“If we’re providing grants or creating charitable partnerships, we’re evaluating them by asking: what is the social impact of this partnership? But we also consider, is there an opportunity for a positive alignment to our business? Is there an opportunity for employee engagement and employee involvement in that partnership?“ Sandra says.

The events of 2020 have made Sandra’s team more important than ever. For example, after the killing of Black Minneapolis resident George Floyd, widespread protests were spurred across the U.S. and Canada and the focus on anti-Black racism gained momentum at the bank, Sandra says. Employees across different areas of the business wanted to do more to address racism and discrimination. 

“Some businesses were looking at renewed product or service offerings, while other areas of the bank were more interested in enabling our people by deepening learning to help them confront bias,” Sandra says. “There was so much great work going on, but it needed to have a shared direction, so I was tasked with leading the charge to pull it all together.”

Sandra was asked to lead the BIPOC (Black, Indigenous and People of Colour) Inclusion Task Force at Scotiabank, a project that is nearing completion. 

“At the beginning, we looked at the results of employee surveys and executive listening sessions with employees on the topic of racism, and then studied best practices across different companies in addressing diversity and inclusion to determine where the gaps were in how we are dealing with racism. We asked ourselves, ‘How can we best honour our commitment to anti-racism when it comes to our employees, customers and business partners? How can we demonstrate it within our community?’” she says. 

Following the assessment and recommendations of the Task Force, Scotiabank’s Inclusion Council will determine an appropriate framework for the bank’s anti-racism actions, in order to “sustain thoughtful and strategic activity over time,” Sandra says. “We don’t want to lose momentum once it’s no longer front-page news. It’s something that we’re permanently building into the existing D&I framework.”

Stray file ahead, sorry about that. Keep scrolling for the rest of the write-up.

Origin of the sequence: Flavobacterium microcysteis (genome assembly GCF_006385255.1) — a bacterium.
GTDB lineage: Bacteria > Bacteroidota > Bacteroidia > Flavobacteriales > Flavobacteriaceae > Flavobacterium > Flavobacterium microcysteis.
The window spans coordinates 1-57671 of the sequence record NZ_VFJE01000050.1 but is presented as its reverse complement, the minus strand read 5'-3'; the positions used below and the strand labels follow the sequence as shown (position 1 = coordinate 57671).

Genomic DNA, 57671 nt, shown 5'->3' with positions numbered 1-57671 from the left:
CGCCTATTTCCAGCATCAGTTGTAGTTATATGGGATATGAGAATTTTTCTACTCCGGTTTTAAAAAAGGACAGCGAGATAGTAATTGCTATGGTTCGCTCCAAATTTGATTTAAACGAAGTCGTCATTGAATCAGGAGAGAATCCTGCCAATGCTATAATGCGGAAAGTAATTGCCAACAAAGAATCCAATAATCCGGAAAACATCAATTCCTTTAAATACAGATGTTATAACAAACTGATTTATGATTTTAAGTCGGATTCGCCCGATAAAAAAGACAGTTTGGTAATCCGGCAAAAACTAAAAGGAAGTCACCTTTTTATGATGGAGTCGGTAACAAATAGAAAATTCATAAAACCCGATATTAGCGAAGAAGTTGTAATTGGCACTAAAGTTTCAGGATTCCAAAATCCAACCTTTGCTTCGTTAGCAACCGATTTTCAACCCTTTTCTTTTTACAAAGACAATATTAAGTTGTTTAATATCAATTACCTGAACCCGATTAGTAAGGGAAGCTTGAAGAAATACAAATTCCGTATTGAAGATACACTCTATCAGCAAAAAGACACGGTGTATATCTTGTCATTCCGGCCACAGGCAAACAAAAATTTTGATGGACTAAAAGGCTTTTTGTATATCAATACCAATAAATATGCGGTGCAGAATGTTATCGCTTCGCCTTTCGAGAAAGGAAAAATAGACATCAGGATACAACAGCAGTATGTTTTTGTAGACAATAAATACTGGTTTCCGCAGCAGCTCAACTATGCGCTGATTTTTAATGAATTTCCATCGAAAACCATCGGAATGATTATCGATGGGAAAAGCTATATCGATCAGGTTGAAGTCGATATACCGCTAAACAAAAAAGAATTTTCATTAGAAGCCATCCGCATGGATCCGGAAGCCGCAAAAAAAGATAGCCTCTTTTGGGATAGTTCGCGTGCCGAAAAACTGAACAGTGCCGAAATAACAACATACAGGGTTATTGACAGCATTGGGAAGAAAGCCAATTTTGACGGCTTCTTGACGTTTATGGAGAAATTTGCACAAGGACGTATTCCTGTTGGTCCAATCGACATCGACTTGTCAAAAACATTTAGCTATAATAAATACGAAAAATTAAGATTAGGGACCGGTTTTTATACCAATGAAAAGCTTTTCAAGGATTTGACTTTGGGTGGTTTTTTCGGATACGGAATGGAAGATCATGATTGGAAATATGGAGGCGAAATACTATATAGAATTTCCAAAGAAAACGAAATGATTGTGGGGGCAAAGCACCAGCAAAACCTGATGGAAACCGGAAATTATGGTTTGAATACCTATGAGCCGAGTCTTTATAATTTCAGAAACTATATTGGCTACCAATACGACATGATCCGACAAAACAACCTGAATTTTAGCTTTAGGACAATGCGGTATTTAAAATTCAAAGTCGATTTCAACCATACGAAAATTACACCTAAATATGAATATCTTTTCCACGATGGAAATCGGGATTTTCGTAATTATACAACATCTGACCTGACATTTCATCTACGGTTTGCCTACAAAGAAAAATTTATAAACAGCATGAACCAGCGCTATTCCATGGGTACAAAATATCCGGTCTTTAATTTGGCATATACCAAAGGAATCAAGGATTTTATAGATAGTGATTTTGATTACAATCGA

As the child of a West Indian mother and a German father, Sandra says that her life growing up in Ottawa was a “typical child of immigrant parents experience.” She was one of very few women in her chemical engineering classes at the University of Ottawa and the University of Toronto, and as a result, she formed strong relationships with her small cohort of fellow women students, some of which have lasted for 30 years. 

Sandra began her career performing environmental impact assessments for pulp mills, mines and hydroelectric projects in Indonesia and across Canada. She eventually found her way into the financial sector, where she was a resource sector analyst for one of Canada’s top five banks and then led one of the first environmental risk management teams on Bay Street. Her passion for environmental sustainability issues runs deep — she recently completed a five-year term as Chair of the Board for the Toronto Atmospheric Fund and is a Board Member of the Ontario Clean Water Agency and the Canadian Institute for Climate Choices.

But while her workplaces were mostly male-dominated, Sandra says she feels fortunate that she didn’t encounter many barriers as a woman working in science and engineering.

“I know that I am really fortunate to have had many positive experiences as a woman of colour, and I realize that’s not always the case for people who struggle or feel alienated because of their race or gender.”

Having said that, there were moments “where I wanted to roll my eyes when someone said or did something ignorant,” she says. She remembers working at a petrochemical plant where an older male colleague put up a magazine centrefold of a nude woman in their shared workspace. (She moved it so she wouldn’t have to look at it.) And then there was the time as a grad student when a visiting international professor rudely asked her: “What’s with the hair?” 

“I don’t remember the exact words, but my hair was a little bit wild and unkempt — compared to someone with straight hair,” Sandra recalls. “I always wore my curly hair pretty much natural back then. So, I just laughed and said, ‘What’s with my hair? Well, it grows out of my head this way, just like your hair grows out the way it grows out.’ He didn’t pursue the conversation!”

Sandra thinks her pragmatic, no-nonsense attitude has served her well over the years in dealing with tone-deaf comments. 

When confronted with an uncomfortable comment or action in the workplace, Sandra’s advice is to assume positive intent, but to also stand up for yourself, “as politely and concisely as possible,” she says. 

“You can ask a question like, ‘I’m not sure what you mean by that — can you please elaborate?’ Sometimes you realize they didn’t mean anything by it. I think that’s really important.”

And when someone really does mean something by it? That’s when it’s time to speak up for yourself, speak out and raise your concern, Sandra says. “Sadly, there are ignorant people in the world, and you’ve just got to figure out how to go around them.” 

One of most effective ways to make a positive impact on diversity and inclusion in the Canadian workplace is to set a good example for the next generation, Sandra says. “As a successful woman engineer and professional, who is also a person of colour, I feel that it’s important to support and mentor young people.”

That’s why she volunteers with the University of Toronto’s engineering school and has also served as an advisor to Ryerson University’s Social Ventures Zone, where she mentored engineering students and advised student-founded startup companies.